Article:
India has a 4096 km border with Bangladesh and Tripura which is girded by the neighbouring countries in three sides, has 856 km long border, which constitute 85% of its total border.

“People living across the fence are a matter of concern.  A lot of people are living across the fence within the Indian Territory, which is posing a threat to internal security. A total of 5,863 people of 1126 families are living in the patch of land in between the barbed wire fencing and the international border”, the official said.

He said, inputs received from reliable sources indicate that many people living in those vulnerable pockets frequently visit nearby Bangladesh markets, shops and mosques and developed a good link in Bangladesh.

The official said, since 2021 at least 233 Rohingya refugees and 581 Bangladeshi nationals were arrested in Tripura and it is easily understood that in reality innumerable foreign nationals have used Tripura as a corridor for reaching out to other parts of the country.

Over 11 lakh Rohingyas are sheltered in 34 camps at Ukhia-Teknaf in Cox’s Bazar are becoming reckless by engaging in various crimes.

He said, “Off late the Bangladesh government tried to shift about one lakh Rohingyas from Teknaf camps to Bhasanchar in Noakhali district, but most of the Rohingyas are not willing to leave Cox’s Bazar . So far in six phases, over 18500 Rohyngyas were shifted to Bhasan Char.  Many have also fled from there”.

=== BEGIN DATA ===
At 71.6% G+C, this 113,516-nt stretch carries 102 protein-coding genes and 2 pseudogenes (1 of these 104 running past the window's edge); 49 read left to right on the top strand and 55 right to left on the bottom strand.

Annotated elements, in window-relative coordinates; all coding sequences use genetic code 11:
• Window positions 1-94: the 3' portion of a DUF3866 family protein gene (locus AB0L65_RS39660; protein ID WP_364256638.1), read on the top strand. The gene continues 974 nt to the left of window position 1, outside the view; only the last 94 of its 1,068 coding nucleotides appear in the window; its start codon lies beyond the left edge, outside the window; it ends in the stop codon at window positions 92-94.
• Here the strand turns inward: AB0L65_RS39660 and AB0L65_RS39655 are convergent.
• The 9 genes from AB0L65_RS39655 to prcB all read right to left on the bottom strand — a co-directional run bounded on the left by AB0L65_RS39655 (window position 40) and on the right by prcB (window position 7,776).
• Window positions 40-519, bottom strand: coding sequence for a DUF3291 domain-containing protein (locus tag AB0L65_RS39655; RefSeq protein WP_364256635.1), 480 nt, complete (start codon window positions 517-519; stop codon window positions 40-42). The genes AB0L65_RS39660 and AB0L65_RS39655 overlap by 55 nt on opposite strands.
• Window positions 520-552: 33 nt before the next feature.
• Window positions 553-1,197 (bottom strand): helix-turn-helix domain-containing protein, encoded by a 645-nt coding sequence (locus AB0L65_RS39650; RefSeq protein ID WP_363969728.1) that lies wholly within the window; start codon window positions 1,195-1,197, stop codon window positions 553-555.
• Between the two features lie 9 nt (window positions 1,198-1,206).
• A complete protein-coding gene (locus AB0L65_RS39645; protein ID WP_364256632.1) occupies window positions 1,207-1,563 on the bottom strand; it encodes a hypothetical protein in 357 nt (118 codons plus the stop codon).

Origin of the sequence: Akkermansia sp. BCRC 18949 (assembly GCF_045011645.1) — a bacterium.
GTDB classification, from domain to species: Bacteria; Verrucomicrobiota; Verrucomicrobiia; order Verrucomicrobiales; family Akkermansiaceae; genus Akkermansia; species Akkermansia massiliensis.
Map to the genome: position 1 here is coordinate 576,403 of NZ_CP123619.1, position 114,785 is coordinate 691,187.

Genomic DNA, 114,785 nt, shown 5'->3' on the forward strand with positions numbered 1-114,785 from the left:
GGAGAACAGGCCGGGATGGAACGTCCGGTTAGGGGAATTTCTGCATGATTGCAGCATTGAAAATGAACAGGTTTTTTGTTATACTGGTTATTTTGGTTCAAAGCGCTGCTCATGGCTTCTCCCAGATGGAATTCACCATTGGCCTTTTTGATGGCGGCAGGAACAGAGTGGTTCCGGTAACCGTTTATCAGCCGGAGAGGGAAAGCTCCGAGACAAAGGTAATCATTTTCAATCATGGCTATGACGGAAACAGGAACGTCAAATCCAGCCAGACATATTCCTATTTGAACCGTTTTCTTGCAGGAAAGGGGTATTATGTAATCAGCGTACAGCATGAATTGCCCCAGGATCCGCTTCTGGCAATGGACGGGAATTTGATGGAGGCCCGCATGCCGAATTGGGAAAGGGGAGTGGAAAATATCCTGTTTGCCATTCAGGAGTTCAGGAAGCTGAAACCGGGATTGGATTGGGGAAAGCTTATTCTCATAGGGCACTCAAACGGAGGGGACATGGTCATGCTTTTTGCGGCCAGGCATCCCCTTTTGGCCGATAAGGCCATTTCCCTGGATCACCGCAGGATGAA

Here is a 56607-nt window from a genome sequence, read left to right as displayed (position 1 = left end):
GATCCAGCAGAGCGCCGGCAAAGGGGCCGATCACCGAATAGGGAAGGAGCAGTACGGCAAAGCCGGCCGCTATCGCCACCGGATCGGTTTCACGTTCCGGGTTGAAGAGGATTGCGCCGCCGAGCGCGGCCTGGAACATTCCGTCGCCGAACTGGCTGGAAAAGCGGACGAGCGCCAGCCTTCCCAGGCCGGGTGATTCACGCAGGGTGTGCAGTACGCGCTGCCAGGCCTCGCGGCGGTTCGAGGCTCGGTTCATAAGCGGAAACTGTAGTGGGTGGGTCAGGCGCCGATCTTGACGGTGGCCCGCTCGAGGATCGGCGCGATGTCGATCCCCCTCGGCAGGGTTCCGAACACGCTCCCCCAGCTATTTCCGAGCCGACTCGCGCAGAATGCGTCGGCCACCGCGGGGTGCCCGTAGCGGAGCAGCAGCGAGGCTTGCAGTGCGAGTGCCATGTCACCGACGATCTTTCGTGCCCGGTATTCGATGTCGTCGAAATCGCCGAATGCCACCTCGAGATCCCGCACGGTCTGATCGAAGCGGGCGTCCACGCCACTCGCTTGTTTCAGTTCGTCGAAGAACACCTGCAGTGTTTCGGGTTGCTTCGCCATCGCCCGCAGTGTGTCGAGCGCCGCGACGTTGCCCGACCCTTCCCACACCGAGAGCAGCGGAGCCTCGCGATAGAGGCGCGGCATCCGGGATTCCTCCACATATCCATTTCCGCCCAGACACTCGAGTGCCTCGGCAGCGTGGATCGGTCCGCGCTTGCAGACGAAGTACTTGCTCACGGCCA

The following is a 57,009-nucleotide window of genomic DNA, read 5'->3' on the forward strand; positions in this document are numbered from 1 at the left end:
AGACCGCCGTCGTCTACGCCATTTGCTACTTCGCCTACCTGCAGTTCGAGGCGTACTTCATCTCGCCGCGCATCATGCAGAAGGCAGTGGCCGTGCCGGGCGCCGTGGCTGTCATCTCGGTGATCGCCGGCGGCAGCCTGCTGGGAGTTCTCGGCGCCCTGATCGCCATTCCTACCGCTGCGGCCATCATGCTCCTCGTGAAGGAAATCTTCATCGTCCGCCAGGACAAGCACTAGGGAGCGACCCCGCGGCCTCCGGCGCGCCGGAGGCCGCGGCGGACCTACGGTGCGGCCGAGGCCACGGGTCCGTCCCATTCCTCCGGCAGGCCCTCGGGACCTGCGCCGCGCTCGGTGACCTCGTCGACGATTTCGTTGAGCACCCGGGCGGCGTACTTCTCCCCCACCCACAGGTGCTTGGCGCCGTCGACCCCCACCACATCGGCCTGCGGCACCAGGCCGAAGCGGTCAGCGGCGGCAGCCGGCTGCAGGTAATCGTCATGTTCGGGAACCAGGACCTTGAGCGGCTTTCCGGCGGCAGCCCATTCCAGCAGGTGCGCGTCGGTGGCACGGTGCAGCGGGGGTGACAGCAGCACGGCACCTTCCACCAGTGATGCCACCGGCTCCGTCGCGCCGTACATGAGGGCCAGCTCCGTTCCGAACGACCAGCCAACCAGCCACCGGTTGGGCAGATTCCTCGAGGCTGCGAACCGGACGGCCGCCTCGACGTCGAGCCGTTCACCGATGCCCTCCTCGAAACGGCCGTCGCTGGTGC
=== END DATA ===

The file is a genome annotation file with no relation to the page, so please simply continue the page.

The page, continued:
“It has been learnt that the camp centric terrorists are involved in drug trafficking, kidnapping and extortions. The camps have also become one of the country’s drug transit points as Yaba shipments from Myanmar come directly to the Rohingya camps. Yaba worth hundreds of crores of rupees is spreading in different parts of the country. Hundreds of Rohingyas are working as Yaba carriers in different parts of the country”, he said.

“Four militant groups are currently active in the Rohingya camps in Cox’s bazaar. Of the 34 Rohingya camps, ARSA militants, mostly recruited from Rohingya camps, have sole control over 27 camps. They mostly raise funds from the Rohingyas living in Pakistan, Saudi Arabia and United Arab Emirates”, the official said.

He said the Rohingyas have a distinct way of entering into Indian Territory and a well organized caucus of agents helps them to go to the Indian cities from refugee camps.

With the help of brokers or the agents, commonly known as ‘Pasinda’ they first stay in different Muslim houses in the border villages in the Bangladesh side where barbed wire fencing is yet to be constructed or fencing was damaged.

Then they are pushed to the houses of those Indian people living in between the international border and the barbed wire fencing and given a mobile phone with an Indian sim card and then Indian brokers take the responsibility and they guide the refugees up to Indian rail stations or the Agartala airport.

When they reach the destination in metro cities, another group of agents receive them and engage them in different jobs.